US, China and the world - what's up!


The global economy has hit a soft patch, putting the robust US economy at risk. Economic output in Japan and Germany contracted in the third quarter, while in October, consumer spending has hit the lowest in China in five months. Besides that, the bank lending has fallen in China as well.

Across the globe, economists and business executives warned about a common denominator that is hurting growth: trade battles among the U.S., China and others. Tariffs are hitting some businesses and worries about the impact of worsening trade discord are also weighing in on sentiment.

The global scenario stands in contrast to a U.S., economy that expanded at an annualized rate of 3.5% in the third quarter.

Germany has reported a contraction in GDP to 0.8%, weakest in 3.5 years, whereas, Euro Zone grew at an annualized rate of 0.7% in the third quarter, its weakest performance since early 2013. Japan economy contracted at an annualized rate of 1.2% in the third quarter after expanding at a 3% annually in the previous quarter.

The U.S. is somewhat insulated from an international slowdown because its exports are only about 12% of gross domestic product, compared with a global average of about 29% and even higher in Germany, meaning the U.S. is less exposed than most countries when the global economy weakens. On Tuesday, the Organization of the Petroleum Exporting Countries cut its forecast for global economic growth to 3.5% for 2019 from 3.6% previously, saying that “the slowdown in the global economic growth trend has become more accentuated lately.” It pointed to trade tensions and tightening monetary conditions, notably U.S. interest rate increases. With global growth slowing, it sees demand for petroleum also slowing, which is weighing on oil prices.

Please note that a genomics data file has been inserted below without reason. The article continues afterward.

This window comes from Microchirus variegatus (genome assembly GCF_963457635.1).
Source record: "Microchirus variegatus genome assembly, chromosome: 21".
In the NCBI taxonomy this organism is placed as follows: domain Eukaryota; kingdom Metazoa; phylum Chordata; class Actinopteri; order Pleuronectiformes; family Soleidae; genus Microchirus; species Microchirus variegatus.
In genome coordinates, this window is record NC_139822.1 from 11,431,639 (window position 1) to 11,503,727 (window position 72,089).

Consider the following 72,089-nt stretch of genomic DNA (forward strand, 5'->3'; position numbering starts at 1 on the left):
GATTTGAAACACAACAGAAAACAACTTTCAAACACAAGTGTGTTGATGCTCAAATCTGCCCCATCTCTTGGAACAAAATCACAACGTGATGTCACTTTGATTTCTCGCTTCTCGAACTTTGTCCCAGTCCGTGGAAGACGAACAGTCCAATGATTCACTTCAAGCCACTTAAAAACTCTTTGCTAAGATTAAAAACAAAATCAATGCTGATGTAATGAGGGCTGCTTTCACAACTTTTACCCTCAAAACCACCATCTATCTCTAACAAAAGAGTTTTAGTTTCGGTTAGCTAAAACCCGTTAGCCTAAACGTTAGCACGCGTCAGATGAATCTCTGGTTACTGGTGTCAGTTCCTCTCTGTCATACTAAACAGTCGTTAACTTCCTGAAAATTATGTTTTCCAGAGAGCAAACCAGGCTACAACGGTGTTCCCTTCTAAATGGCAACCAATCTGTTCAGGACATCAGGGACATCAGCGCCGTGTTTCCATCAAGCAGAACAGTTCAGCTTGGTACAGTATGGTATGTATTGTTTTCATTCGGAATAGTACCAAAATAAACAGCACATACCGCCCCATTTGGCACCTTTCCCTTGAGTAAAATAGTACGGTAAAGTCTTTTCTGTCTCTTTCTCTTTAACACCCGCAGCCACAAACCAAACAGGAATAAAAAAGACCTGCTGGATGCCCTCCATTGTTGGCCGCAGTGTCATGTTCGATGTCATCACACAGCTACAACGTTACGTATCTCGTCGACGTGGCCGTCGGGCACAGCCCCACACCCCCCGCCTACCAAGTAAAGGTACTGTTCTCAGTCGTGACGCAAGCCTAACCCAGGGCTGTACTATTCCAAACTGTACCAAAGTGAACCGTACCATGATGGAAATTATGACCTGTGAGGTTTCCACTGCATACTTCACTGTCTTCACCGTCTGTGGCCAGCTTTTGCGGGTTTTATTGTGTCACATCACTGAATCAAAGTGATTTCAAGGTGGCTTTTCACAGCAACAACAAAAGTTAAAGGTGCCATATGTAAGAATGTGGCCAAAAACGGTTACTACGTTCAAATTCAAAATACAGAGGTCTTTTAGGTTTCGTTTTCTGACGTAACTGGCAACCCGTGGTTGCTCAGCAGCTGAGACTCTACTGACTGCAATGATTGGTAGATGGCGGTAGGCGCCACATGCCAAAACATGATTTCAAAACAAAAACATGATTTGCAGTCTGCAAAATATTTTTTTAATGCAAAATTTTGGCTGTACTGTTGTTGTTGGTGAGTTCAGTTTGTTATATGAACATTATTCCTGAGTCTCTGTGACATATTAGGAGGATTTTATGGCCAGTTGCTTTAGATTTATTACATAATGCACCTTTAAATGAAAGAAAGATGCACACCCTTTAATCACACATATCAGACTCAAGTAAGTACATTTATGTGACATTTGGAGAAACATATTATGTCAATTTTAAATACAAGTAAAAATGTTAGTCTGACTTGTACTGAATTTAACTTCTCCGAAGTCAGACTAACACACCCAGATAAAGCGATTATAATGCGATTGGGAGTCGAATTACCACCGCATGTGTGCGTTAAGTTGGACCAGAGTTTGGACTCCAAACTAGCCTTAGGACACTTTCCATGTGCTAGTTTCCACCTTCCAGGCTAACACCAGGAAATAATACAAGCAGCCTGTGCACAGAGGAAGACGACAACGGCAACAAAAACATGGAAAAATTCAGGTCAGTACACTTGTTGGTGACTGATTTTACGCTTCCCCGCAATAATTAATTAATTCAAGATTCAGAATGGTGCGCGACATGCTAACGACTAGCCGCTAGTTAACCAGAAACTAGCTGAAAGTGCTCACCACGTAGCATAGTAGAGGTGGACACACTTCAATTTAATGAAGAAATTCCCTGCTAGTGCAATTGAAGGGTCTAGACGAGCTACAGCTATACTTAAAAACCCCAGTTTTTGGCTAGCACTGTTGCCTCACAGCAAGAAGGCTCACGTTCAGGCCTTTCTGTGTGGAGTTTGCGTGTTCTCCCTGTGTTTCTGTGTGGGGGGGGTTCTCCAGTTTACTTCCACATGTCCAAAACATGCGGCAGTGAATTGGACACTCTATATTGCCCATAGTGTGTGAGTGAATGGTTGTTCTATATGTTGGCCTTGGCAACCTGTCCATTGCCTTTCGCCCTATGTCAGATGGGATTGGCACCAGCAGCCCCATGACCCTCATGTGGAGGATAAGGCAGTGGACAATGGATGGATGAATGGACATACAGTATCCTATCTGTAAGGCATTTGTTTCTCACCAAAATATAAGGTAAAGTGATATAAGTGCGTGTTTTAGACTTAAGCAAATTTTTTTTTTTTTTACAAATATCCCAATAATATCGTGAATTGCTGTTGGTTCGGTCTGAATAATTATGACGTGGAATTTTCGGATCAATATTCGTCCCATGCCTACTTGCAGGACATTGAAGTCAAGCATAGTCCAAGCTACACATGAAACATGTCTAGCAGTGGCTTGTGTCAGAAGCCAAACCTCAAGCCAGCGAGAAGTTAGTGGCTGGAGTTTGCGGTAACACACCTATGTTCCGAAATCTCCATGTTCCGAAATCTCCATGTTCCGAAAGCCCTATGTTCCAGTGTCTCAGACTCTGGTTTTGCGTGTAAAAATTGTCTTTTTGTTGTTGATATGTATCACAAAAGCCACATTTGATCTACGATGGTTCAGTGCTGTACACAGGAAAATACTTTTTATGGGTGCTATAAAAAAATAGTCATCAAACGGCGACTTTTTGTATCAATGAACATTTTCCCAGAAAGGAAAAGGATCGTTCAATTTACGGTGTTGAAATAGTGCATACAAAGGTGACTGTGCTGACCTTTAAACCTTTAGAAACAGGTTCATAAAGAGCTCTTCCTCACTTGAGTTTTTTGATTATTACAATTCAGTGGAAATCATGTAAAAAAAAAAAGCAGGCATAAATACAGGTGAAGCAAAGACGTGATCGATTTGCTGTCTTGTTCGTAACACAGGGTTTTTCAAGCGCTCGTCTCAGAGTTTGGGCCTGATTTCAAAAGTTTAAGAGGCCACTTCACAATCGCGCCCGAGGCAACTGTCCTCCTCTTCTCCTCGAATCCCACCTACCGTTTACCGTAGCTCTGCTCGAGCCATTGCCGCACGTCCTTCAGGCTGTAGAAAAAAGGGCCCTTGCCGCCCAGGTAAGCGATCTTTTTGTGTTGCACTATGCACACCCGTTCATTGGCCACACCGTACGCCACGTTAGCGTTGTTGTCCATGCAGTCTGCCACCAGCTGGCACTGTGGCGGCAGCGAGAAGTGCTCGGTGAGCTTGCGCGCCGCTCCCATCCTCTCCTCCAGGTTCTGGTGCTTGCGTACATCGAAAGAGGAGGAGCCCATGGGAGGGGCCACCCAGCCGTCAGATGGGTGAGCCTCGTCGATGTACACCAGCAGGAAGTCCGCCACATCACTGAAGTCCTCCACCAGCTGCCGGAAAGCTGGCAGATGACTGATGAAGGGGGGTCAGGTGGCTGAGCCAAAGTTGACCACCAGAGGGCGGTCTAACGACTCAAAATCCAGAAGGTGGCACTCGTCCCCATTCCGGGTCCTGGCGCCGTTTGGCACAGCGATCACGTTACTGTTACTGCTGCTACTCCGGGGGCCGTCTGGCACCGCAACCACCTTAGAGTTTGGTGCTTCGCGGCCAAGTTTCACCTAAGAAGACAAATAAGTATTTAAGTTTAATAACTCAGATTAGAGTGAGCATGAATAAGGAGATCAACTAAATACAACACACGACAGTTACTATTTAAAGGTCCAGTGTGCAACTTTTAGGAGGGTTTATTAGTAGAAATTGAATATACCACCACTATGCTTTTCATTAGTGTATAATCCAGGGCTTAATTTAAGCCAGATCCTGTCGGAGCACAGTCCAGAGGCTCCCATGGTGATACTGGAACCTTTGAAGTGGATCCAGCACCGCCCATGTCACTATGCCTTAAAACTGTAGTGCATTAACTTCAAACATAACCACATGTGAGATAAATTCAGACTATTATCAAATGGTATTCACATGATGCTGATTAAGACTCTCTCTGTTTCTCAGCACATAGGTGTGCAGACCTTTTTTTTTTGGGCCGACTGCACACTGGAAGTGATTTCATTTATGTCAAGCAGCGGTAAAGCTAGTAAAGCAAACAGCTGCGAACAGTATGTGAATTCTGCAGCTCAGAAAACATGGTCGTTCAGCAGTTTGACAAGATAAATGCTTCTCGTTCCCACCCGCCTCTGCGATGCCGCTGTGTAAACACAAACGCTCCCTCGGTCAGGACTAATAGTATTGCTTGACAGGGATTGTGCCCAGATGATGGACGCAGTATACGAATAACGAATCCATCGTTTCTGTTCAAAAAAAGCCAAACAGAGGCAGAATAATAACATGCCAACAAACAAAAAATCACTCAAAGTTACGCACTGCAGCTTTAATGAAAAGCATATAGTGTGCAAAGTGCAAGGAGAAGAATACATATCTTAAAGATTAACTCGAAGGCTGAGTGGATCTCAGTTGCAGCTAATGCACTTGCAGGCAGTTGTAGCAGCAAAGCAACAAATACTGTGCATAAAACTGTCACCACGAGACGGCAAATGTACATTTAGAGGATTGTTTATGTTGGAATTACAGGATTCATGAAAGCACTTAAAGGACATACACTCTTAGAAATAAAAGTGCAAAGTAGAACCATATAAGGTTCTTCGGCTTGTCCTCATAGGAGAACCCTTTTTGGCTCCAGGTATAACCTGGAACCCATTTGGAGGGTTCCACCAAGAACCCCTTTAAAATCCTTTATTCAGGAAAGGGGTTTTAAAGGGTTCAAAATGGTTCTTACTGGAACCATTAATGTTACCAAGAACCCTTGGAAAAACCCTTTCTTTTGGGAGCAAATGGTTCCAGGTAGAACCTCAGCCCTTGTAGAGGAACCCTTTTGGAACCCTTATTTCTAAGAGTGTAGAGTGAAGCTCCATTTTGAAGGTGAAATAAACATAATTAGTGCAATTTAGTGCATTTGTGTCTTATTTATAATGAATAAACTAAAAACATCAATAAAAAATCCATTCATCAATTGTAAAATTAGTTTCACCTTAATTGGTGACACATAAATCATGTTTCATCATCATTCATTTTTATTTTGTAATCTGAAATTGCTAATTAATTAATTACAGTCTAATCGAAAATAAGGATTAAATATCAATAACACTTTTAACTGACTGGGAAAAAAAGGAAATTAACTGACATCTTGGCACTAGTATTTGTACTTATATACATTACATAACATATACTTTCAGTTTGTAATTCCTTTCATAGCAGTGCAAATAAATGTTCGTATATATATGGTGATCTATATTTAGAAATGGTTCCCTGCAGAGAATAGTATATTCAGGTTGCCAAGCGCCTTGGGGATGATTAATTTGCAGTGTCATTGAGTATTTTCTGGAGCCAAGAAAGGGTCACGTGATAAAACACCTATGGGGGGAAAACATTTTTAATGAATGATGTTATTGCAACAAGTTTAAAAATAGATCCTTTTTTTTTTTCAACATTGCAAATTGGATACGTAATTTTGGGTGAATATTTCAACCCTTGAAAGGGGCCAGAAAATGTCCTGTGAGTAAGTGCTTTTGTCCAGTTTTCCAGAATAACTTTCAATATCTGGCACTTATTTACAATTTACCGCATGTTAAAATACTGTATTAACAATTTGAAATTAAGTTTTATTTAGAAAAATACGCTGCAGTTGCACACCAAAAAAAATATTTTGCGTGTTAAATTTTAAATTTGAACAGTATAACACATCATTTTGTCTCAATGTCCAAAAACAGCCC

China’s slowdown has been most felt in factories around the world. According to a global measure of manufacturing activity compiled by J.P. Morgan, output rose at the slowest pace in 28 months during October, while export orders fell for the second straight month.

In Germany, a rise in trade barriers threatens what has been a major source of strength for Europe’s powerhouse economy. German companies are major exporters, having stretched their supply chains around the world and invested heavily in selling to Chinese consumers and companies. German exports of goods fell 1.2% in September from that month a year earlier, led by a 2.2% decline in shipments to countries outside the EU, according to the German statistics body. German industry is so uncertain about how U.S. trade policy could impact its business that when luxury car maker BMW AG revised its core profit figures down last week, the company warned that even that forecast may not hold to the end of the year.